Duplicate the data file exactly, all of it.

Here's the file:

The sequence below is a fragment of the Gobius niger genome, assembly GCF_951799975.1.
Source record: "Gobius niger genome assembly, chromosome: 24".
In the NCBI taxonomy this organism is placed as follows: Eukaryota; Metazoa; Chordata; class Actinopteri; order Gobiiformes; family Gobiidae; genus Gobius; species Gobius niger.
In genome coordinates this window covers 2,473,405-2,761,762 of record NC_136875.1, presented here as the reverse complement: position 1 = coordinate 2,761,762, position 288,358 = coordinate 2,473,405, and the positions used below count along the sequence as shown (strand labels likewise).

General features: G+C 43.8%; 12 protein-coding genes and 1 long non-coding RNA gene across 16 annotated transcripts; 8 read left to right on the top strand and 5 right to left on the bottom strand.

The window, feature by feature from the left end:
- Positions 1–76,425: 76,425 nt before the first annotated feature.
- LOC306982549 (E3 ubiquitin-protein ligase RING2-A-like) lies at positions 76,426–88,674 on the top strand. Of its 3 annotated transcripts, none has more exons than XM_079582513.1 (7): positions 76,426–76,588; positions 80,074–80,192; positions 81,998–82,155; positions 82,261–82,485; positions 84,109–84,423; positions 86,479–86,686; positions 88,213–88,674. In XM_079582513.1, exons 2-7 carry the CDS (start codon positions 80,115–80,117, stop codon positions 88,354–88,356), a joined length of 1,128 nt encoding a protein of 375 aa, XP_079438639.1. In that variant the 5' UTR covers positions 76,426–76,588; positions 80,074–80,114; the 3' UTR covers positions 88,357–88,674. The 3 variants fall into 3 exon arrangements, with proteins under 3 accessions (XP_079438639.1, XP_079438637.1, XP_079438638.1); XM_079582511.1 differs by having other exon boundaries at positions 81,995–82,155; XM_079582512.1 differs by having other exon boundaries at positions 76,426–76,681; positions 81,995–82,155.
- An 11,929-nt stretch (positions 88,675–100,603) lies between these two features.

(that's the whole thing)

The sequence below is a fragment of the Gobius niger genome, assembly GCF_951799975.1.
Source record: "Gobius niger genome assembly, chromosome: 24".
In the NCBI taxonomy this organism is placed as follows: Eukaryota; Metazoa; Chordata; class Actinopteri; order Gobiiformes; family Gobiidae; genus Gobius; species Gobius niger.
In genome coordinates this window covers 2,473,405-2,761,762 of record NC_136875.1, presented here as the reverse complement: position 1 = coordinate 2,761,762, position 288,358 = coordinate 2,473,405, and the positions used below count along the sequence as shown (strand labels likewise).

General features: G+C 43.8%; 12 protein-coding genes and 1 long non-coding RNA gene across 16 annotated transcripts; 8 read left to right on the top strand and 5 right to left on the bottom strand.

The window, feature by feature from the left end:
- Positions 1–76,425: 76,425 nt before the first annotated feature.
- LOC306982549 (E3 ubiquitin-protein ligase RING2-A-like) lies at positions 76,426–88,674 on the top strand. Of its 3 annotated transcripts, none has more exons than XM_079582513.1 (7): positions 76,426–76,588; positions 80,074–80,192; positions 81,998–82,155; positions 82,261–82,485; positions 84,109–84,423; positions 86,479–86,686; positions 88,213–88,674. In XM_079582513.1, exons 2-7 carry the CDS (start codon positions 80,115–80,117, stop codon positions 88,354–88,356), a joined length of 1,128 nt encoding a protein of 375 aa, XP_079438639.1. In that variant the 5' UTR covers positions 76,426–76,588; positions 80,074–80,114; the 3' UTR covers positions 88,357–88,674. The 3 variants fall into 3 exon arrangements, with proteins under 3 accessions (XP_079438639.1, XP_079438637.1, XP_079438638.1); XM_079582511.1 differs by having other exon boundaries at positions 81,995–82,155; XM_079582512.1 differs by having other exon boundaries at positions 76,426–76,681; positions 81,995–82,155.
- An 11,929-nt stretch (positions 88,675–100,603) lies between these two features.